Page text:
So we’ve looked at rights. And we’ve examined responsibility. And somewhere in the kaleidoscope of both concepts we find that we need some kind of dialogue— some kind of synthesis that will let the individual with HIV say, I am a person with dignity and rights, but I am also a rational person capable of taking responsibility for the things that I do. And being human is all about this synthesis. About receiving and engaging. The challenge is that, let’s be honest these things don’t play out perfectly. In the normal runnings of life it is oftentimes easier for us to say, I am owed this, rather than taking responsibility. Or maybe, for some, it is the reverse. Perhaps reacting to guilt and stigma reduces the person to say, I am undeserving of any rights; I need to shoulder this whole thing alone. But neither extremes work to the advantage of the individual as they try to get well and stay well.
Why is this? What are the issues if I say that my rights hold the trump card on any responsibility? Here we are saying that what we are owed holds the ticket to our health. If I am given access to the limitless medications that I require, if I am given top-notch health services that address my body, my mind and my social challenges, then I will get better. To a certain extent, yes! We need to have the health services necessary to enable people to get better. We need to have medication for people to take. But this is all still passive. It’s reaching out empty hands without moving our feet forward. And perhaps it comes out of experiences— from feeling like people have not taken these issues seriously before. Or from experiences of stigma, of isolation, of disempowerment, of frustration with people who don’t seem to understand the challenges the individual is facing. But I don’t think it works. Not fully, at least. Because any sustainable action requires movement. Something that takes us from one state of being to another. From being sick to getting well and staying well. And that means that we need to move our feet. Which means that we need to engage responsibly.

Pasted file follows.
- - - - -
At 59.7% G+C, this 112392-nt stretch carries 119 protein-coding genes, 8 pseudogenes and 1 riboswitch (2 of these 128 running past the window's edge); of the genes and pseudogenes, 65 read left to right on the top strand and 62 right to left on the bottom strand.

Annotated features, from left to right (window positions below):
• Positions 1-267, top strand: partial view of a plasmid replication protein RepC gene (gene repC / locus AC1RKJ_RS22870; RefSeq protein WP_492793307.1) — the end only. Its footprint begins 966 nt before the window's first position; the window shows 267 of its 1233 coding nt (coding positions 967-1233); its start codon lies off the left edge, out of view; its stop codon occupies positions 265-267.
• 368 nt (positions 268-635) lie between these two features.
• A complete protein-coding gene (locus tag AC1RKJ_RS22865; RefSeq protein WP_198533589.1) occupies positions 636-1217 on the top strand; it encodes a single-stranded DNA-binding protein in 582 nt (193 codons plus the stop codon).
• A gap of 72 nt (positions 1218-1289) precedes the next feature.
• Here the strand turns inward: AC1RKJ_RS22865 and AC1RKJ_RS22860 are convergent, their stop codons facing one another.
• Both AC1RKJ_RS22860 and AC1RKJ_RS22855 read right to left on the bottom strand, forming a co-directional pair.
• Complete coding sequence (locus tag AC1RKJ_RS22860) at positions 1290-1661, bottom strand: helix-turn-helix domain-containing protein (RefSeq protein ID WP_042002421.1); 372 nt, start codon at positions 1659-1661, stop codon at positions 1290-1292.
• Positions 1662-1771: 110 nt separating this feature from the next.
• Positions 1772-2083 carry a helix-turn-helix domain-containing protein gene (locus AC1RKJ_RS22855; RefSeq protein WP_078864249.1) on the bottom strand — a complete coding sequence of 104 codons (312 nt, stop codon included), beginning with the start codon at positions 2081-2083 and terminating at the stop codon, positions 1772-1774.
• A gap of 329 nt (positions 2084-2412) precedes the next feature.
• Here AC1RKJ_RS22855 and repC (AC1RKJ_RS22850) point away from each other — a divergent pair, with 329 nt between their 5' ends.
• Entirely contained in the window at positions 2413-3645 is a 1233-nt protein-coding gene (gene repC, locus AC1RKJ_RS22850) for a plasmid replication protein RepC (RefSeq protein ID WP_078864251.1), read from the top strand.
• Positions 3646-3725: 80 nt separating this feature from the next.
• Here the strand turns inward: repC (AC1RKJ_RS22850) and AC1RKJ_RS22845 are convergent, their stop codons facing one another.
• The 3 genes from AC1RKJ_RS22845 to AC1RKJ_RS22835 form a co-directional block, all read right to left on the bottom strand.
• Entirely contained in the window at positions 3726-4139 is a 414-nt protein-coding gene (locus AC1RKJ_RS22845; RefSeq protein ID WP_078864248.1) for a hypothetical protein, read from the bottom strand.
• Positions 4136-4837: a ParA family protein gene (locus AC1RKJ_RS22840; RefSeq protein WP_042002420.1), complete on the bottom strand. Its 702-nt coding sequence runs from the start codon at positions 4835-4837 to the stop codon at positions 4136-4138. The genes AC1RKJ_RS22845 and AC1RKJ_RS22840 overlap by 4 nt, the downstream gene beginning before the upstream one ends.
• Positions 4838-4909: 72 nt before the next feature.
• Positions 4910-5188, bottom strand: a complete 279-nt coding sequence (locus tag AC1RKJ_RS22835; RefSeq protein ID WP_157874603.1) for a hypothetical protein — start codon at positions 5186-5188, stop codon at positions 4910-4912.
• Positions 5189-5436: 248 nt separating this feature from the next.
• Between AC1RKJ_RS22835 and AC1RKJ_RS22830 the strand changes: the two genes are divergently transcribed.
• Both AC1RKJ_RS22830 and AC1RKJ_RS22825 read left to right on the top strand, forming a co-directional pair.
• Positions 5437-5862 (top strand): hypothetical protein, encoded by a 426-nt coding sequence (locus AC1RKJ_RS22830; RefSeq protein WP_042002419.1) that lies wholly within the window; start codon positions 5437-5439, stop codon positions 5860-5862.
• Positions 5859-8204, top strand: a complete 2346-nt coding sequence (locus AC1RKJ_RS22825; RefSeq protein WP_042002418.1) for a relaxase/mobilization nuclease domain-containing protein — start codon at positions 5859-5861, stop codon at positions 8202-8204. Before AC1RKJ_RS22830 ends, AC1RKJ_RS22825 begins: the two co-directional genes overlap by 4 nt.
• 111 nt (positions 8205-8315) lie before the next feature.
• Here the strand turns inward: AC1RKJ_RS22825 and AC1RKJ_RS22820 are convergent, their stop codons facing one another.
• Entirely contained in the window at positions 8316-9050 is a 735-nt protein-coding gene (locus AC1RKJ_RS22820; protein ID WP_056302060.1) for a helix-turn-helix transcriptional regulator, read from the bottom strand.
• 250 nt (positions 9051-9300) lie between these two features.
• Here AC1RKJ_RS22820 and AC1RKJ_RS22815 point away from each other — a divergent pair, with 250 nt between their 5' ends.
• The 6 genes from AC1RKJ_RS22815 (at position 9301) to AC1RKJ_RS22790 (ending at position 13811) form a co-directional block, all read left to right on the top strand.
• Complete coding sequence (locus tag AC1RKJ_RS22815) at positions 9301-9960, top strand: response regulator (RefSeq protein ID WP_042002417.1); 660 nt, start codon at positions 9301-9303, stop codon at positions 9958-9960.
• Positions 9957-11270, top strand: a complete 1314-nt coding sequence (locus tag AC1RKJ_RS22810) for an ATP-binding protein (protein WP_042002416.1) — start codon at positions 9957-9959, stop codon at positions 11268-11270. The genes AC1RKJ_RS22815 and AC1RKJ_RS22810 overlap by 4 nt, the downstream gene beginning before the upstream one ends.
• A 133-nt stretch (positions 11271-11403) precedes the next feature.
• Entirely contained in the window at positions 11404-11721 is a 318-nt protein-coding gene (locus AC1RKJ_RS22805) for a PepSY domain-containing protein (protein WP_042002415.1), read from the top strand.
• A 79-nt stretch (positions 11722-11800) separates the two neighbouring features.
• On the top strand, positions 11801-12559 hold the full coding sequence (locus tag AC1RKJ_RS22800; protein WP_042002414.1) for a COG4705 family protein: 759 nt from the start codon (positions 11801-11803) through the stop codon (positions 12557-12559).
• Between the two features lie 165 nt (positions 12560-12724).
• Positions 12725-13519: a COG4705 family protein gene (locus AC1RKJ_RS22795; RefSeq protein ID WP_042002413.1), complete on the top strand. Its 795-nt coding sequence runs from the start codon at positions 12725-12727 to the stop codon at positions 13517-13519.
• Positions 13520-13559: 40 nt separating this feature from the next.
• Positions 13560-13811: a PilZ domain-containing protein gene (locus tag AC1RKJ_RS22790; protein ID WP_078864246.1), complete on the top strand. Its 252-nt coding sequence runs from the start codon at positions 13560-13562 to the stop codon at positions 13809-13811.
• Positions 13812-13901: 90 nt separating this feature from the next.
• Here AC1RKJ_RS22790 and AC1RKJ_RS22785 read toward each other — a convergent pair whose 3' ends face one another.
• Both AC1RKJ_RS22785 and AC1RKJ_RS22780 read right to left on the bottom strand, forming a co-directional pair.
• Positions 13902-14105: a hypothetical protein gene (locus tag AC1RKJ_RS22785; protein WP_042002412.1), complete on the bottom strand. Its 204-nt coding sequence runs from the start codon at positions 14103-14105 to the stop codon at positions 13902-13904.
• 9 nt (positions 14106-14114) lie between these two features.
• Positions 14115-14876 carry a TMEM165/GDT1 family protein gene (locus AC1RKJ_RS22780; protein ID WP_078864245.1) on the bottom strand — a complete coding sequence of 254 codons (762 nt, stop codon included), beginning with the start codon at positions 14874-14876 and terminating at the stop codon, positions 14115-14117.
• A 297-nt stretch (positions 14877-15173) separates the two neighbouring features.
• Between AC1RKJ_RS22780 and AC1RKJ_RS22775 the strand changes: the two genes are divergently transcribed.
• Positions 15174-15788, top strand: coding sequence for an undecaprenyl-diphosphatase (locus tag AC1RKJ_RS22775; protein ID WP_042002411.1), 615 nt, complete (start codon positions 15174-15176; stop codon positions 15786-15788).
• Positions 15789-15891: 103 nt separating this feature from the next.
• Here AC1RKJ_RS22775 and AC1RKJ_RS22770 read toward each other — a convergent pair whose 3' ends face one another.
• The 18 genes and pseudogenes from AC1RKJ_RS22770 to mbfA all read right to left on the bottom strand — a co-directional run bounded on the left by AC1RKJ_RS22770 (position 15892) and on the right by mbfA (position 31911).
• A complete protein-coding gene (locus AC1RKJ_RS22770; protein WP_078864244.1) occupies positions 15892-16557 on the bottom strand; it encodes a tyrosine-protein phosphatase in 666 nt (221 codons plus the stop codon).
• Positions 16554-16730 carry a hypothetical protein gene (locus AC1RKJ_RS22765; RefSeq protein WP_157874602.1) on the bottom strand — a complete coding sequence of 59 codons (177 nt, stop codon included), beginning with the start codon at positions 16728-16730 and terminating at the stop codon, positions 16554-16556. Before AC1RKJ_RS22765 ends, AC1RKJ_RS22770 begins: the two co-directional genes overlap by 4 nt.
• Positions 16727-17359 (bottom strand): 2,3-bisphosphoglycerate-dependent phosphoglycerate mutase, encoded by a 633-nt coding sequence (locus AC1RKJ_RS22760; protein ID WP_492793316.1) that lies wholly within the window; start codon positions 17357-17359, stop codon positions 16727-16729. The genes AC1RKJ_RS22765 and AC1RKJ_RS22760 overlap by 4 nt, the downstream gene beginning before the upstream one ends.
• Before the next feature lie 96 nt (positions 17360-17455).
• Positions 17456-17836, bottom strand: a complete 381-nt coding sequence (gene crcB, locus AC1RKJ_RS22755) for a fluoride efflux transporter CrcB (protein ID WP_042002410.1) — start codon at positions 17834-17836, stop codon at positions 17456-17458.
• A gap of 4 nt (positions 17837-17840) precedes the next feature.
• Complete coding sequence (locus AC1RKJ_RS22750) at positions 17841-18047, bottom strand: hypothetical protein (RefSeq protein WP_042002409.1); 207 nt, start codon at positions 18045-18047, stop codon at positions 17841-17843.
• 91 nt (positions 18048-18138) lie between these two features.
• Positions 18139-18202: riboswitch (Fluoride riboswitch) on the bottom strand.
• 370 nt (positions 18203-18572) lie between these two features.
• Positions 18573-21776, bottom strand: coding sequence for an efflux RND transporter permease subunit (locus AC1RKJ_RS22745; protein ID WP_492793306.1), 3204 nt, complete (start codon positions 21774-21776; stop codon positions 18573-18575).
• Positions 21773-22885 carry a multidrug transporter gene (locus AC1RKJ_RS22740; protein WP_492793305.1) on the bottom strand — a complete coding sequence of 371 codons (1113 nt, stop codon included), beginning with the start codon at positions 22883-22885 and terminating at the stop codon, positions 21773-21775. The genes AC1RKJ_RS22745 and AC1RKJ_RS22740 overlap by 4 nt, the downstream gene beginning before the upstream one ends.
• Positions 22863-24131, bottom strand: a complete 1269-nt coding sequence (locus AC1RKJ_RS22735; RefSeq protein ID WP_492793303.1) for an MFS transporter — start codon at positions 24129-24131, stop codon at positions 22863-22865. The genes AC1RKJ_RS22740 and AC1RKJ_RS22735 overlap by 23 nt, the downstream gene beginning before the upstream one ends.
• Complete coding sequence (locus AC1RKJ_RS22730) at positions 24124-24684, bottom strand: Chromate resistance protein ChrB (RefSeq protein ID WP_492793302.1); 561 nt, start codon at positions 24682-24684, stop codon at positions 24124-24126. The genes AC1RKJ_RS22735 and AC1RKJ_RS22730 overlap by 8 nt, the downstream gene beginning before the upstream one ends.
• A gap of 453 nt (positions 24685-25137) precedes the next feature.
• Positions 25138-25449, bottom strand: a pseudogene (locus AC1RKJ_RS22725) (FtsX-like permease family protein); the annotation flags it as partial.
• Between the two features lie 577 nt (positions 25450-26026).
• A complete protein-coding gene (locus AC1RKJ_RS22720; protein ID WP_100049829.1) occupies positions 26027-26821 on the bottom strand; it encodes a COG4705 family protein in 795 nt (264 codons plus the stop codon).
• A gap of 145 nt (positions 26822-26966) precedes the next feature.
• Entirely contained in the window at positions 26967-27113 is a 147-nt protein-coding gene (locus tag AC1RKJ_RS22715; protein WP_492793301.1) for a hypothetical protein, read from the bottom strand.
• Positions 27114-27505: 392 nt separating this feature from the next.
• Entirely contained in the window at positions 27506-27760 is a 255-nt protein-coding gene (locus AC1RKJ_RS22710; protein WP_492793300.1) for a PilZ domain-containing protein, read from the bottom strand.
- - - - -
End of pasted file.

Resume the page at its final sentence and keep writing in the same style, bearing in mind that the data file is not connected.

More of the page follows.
But what happens if responsibility then gains the upper hand? What happens when the human being becomes defined by what we are expected to do morally instead of what we are? A shell of a creature with muscle and motion sustained by neither intrinsic worth nor dignity. And this is equally, if not more, problematic. Because this can give rise to incessant demands. You deserve this if you do this. And that isn’t the point either, is it? Instead of addressing the intrinsic dignity of what we are, we receive endless lists of what we ought or ought not to do with our sexual lives, how we ought to conduct ourselves with each other, how we ought to take care of our bodies, our mental health and our social interactions. It seems reductive as well. And unsustainable. And can cause significant challenges if responsibility becomes another series of hoops that we have to jump in order to feel like we are worth something. If you do this, then you will be deserving… But self-worth should be intrinsic and supported by behaviour, rather than something just permitted by behaviour.
So what am I trying to say here? That neither rights or responsibility work? Not really. Perhaps more that we must hold them in a delicate but intentional balance, and allow them to operate side by side, in co-operation with each other. We are endowed with dignity. The Universal Declaration of Human Rights states that clearly: ‘All human beings are born free and equal in dignity…’ (UDHR, 1947: a.1). But we are also endowed with a capacity to act rationally. And with these two things working in conjunction, I believe that it is possible to approach a model of health services that will not only enable the individual to get well, but to stay well. A model of health where we say, I deserve the best possible services. But I also deserve to take care of myself, because my life has intrinsic value. I deserve to rest. I deserve to engage in a community that will support me and take me out of my isolation. I deserve the best possible treatment. But I also deserve to know how to engage in safe sexual practices, so that I can have a health sex-life that contributes to my overall well-being. I deserve to educate myself. And I think the exciting thing is that these two concepts, rights and responsibility, were made to work perfectly with each other. And as they play out in balance and synthesis, they are able to provide a framework that brings the individual from sickness to a state of health that is integrated and therefore sustainable.